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I prefer printing from LR.  So, I'd set the print resolution to 720 and sharpen (through LR Print module) as needed.

In most cases, I leave the Print Sharpening set to Standard - sometimes Low if I've had to do tricky sharpening in the Develop Module.  Does the downsampling require a different approach to the output sharpening?

Hi Mike,

You'll probably be okay with LR, just keep a watchful eye out for creating downsampling artifacts caused by applying too much sharpening at the native size in the Develop module before the downsampling to output. I'm not sure if Lightroom is intelligent enough to not apply or reduce/filter the Develop sharpening before downsampling. You could try just switching off sharpening at the native file size before outputting to a smaller size, then add Print sharpening, and see if it makes a difference.

Cheers,
Bart
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Mike Guilbault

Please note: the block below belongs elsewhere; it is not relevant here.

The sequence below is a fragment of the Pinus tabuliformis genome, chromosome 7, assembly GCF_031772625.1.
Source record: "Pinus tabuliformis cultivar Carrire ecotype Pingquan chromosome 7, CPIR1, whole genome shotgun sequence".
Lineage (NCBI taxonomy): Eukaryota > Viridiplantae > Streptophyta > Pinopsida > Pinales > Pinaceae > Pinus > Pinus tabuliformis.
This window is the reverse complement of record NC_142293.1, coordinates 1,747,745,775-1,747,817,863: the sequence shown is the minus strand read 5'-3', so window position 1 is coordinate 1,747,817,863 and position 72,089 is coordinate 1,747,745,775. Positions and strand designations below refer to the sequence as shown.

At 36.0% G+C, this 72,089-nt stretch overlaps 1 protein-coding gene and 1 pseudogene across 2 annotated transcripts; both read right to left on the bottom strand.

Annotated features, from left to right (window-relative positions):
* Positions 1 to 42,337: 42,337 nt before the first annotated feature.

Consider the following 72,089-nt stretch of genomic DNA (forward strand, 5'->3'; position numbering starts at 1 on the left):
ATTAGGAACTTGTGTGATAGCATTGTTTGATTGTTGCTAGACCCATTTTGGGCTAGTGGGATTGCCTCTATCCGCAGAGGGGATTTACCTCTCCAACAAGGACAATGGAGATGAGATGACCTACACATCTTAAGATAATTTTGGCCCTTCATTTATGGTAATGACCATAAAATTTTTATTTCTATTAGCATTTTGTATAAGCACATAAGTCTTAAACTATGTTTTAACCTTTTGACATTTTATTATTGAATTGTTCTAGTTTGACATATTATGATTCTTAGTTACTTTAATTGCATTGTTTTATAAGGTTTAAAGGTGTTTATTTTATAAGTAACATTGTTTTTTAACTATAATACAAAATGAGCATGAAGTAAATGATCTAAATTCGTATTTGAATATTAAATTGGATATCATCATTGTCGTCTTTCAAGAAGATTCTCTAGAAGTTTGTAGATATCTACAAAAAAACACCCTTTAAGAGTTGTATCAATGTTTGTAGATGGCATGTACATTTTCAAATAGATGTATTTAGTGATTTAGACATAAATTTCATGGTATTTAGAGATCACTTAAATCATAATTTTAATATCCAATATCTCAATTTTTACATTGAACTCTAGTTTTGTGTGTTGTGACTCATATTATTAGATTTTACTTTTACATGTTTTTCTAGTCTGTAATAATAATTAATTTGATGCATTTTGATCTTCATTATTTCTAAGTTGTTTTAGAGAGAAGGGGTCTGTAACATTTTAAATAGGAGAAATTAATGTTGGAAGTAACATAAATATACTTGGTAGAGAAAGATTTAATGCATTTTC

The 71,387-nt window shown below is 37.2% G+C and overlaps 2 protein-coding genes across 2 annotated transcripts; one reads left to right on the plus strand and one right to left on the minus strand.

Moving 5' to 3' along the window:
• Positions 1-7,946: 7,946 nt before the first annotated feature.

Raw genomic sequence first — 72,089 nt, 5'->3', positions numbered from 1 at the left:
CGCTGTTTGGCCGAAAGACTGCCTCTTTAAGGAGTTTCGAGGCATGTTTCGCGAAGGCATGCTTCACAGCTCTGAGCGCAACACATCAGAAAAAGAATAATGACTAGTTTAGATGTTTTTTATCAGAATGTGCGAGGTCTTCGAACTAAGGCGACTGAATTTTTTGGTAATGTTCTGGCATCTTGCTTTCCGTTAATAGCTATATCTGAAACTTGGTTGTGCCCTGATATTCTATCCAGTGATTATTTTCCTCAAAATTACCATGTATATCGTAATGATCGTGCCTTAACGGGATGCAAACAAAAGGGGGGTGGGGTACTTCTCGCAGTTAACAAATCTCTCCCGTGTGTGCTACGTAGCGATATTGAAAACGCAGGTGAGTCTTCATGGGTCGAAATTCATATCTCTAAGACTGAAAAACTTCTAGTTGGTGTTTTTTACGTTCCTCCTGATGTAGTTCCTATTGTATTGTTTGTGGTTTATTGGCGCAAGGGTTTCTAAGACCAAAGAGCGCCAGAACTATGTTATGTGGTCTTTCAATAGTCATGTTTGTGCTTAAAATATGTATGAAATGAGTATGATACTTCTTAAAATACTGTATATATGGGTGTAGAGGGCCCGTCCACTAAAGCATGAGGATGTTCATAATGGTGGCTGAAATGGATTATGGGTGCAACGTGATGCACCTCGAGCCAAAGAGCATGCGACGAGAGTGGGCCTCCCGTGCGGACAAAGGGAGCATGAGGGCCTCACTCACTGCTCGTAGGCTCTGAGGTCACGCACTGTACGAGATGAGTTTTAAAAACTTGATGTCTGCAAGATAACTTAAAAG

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« Reply #8 on: November 02, 2012, 09:43:37 AM »
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Thanks Bart
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digitaldog
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« Reply #9 on: November 02, 2012, 09:56:54 AM »
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I prefer printing from LR.  So, I'd set the print resolution to 720 and sharpen (through LR Print module) as needed.

That's what I'd do. I suspect Jeff too. LR will sample the data down to 720 with the check box on so there's no extra work like having to resample in Photoshop then print. But why not make a small print both ways, pull out a loupe (you'll need it) and tell us if you see a difference. In the end, and using LR, I'd stick to KISS.
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Andrew Rodney
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mac_paolo
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« Reply #10 on: November 02, 2012, 01:33:34 PM »
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I even scanned to result at 4800 DPI to test for any real difference with my Epson R3000 for 720 PPI vs native (higher), a magnifying glass is not enough.

Short answer: NO

Even at 720 PPI you really have to tweak the platen gap and the ink percentages to get maximum detail.
If you run vanilla settings (no tweaks on ink percentages), stick with 720 PPI as the maximum resolution*


* actually I always leave 720 PPI as I don't have to benchmark my printing process speed. At worst I get zero benefit. Wink